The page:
In their experience of the Resurrected Lord that communication began for the Twelve (it was their Baptism, for He breathed the Spirit on them on Easter evening). The Redemption which is none other than Divine Life, personal, i.e, Trinitarian life was begun. But it is at Pentecost that this Trinitarian Personal Divine Life was thoroughly given to the Twelve gathered around the Virgin Mary, and the disciples around them. (That was their Confirmation night.)

This application to them of what Our Lord had gained for His own humanity removed all guilt of sin, Original and personal, and all punishment due as a result, but it did not remove all traces of Original Sin in them – Mary never had such traces because she never had the Sin – though it did so to a very great degree in their particular cases. But to others who were not in the Event of the Descent of the Holy Spirit, like the 3,000 Jews from all parts of the known world who heard St. Peter preach to them, this communication of the Redemption that is in Christ involved accepting the grace to believe Peter’s preaching, a direct Word from God, accepting the added grace to repent of their sins, and Baptism (with Confirmation by the laying on of hands) and repenting, and therefore union with the newborn Church in Faith, Hope, Charity and the spiritual discipline the Twelve had over all.

Communion with that Apostolic Communion of the Church meant communion with the Holy Trinity; and like a human body, it was both simple and complex, i.e., having many qualitatively distinct elements and persons in one supernatural unity of Invisible Head and visible Body with a visible head in St. Peter and the Eleven. They celebrated the Eucharist that Day of the Lord, and so has the same Church every Sunday since.

Redemption was applied to them, or rather entered into them in this sacramental experience of real communion of Faith. Acts shows this. This did not mean that salvation was already perfectly attained never able to be lost. Salvation was begun. And this was a real sanctification that involved their real acceptance and participation. The recipients of this applied redemption were not passive inert things that are moved like pawns or lifeless tools, but real persons with minds and wills and personalities whom God had made such. As a consequence when God’s graces to believe, repent and accept Baptism were given, they actively believed, actively repented, actively accepted and cooperated in being baptized (which means, remember, having to arrange to go to where water was, removed some of their clothes and get wet!, having hands laid on them and anointed. It not only took time, it required their active free will cooperation – they were not dead corpses immersed without their say-so or without conscious cooperation!).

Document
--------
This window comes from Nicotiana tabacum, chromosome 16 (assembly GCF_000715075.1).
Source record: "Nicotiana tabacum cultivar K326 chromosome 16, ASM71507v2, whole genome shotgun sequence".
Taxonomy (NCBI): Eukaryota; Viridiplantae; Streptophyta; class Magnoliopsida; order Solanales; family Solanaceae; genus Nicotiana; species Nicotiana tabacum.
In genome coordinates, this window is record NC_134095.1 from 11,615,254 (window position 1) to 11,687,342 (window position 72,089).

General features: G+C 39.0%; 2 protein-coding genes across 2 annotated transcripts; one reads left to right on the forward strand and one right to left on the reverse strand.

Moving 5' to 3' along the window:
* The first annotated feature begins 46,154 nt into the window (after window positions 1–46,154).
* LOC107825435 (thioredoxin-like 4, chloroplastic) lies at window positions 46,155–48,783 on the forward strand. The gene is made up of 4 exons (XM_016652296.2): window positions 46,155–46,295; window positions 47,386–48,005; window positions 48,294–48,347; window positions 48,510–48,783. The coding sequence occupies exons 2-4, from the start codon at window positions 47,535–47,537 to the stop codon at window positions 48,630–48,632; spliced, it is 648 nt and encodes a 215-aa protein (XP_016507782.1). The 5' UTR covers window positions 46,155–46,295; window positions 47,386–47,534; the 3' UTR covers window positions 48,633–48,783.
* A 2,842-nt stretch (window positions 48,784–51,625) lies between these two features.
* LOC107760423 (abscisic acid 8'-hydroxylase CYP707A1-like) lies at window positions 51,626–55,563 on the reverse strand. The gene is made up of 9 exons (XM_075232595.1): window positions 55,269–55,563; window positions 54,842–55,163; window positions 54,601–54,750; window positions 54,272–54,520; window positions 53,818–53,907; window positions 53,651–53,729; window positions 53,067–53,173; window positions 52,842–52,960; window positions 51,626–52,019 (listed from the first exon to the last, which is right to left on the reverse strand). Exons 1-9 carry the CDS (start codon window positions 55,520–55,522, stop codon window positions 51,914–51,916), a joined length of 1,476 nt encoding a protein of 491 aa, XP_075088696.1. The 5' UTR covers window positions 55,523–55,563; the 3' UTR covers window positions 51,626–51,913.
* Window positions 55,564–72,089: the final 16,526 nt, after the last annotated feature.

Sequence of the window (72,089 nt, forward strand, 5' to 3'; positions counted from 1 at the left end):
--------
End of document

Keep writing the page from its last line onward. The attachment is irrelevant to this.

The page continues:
continued. . .


#10

God is the first and complete cause of their salvation having been started, or Redemption having been applied historically to each entering into the Church, but they with their own personal cooperation with all that God did were the second cause. God did all first as cause of all; they simultaneously actively received all and were second causes of all. Two were dancing together, God and the individual, not God dancing and pushing around a dead body inert with no cognition; God acting sacramentally by the visible members of the Body of the Church in a way He once did by using His personal Body in preaching and Baptizing (He did this, too, remember, in His early public life!).

Of course, the result was complete joy in the Divine life, confidence in God’s love; but it was also a perseverance to the end! Salvation has been begun, but one must persevere to the end for it to be complete and final. Now GOD knows (by His choice) if each will freely persevere so as to be eternally saved; he will not withdraw His choice. But after baptism, one does not lose free will; one does not lose the possibility of sinning. Indeed, we still have those tendencies resulting from Original Sin of a wounded nature that inclines to sin, yet God does not tell us if we will be finally saved because He wants us to trust Him and not slack.

The repentance needed for an adult to be baptized is the decision not ever to sin seriously again (first conversion) with a sin that would kill the personal relationship with God by breaking freely a known command of His in some matter He says is serious. But that does not mean that slight sins, or habits of them, which do not break a serious command of God but do go against His will do not occur. One’s guilt about that and subsequent punishment due can exist for which repentance and an expiation under grace are needed – a second degree of conversion after Baptism determined to eradicate all venial sin!